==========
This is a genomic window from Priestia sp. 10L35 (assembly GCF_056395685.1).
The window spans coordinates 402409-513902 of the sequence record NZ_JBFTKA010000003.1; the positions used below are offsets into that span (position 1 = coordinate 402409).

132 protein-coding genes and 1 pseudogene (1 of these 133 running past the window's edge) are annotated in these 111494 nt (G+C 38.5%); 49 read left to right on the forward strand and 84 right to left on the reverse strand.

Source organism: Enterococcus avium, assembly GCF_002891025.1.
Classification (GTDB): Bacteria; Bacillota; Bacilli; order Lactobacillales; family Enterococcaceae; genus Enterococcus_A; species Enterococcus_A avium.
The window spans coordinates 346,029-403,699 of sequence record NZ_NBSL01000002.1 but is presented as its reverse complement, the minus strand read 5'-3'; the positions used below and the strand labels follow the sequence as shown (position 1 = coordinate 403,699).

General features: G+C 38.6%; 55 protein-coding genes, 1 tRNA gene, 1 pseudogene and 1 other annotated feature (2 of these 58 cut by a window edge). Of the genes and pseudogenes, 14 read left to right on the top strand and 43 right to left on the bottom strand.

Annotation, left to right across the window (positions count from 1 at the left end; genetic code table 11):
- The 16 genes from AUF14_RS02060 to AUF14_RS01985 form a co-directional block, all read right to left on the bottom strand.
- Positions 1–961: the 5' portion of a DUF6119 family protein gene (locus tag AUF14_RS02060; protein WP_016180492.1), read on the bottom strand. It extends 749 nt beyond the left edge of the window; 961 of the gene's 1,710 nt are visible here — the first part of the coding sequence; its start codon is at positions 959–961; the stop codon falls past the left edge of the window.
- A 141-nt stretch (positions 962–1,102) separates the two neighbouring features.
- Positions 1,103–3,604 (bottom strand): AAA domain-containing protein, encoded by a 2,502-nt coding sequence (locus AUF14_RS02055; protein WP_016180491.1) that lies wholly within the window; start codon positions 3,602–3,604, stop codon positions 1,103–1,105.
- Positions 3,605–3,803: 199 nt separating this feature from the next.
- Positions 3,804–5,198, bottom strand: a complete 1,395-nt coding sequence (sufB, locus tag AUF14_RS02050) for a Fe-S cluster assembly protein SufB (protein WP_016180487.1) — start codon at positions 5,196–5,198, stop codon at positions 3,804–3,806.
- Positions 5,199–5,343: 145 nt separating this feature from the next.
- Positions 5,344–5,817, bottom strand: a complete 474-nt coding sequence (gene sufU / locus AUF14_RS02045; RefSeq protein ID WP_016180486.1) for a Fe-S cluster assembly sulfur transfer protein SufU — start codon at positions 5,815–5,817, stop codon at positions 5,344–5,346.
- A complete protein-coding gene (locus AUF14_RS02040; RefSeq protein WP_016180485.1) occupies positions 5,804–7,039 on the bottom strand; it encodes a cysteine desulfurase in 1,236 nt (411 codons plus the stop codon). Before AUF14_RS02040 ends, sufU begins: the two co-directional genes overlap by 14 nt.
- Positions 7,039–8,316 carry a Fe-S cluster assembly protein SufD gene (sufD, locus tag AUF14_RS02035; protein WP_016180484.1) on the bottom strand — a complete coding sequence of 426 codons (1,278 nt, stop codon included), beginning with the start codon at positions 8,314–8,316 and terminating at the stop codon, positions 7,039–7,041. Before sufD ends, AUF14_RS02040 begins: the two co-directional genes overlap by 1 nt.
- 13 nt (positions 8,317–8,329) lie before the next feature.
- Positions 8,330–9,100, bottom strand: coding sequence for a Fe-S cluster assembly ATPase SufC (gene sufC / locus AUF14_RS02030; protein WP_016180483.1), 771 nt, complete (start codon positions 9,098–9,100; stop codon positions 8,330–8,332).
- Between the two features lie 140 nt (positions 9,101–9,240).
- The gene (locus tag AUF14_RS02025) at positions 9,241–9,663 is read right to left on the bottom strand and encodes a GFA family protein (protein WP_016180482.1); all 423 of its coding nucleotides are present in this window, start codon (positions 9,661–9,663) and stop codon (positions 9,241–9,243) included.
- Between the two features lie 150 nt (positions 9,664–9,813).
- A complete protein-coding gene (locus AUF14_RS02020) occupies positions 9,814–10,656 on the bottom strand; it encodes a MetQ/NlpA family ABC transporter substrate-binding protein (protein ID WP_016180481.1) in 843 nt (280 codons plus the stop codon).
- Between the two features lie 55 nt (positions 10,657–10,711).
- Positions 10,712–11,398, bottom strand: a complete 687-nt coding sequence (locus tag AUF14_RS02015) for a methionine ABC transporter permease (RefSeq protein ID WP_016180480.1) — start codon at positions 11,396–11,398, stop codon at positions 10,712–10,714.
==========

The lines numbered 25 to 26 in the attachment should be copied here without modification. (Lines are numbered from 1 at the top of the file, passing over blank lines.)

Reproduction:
- Between the two features lie 55 nt (positions 10,657–10,711).
- Positions 10,712–11,398, bottom strand: a complete 687-nt coding sequence (locus tag AUF14_RS02015) for a methionine ABC transporter permease (RefSeq protein ID WP_016180480.1) — start codon at positions 11,396–11,398, stop codon at positions 10,712–10,714.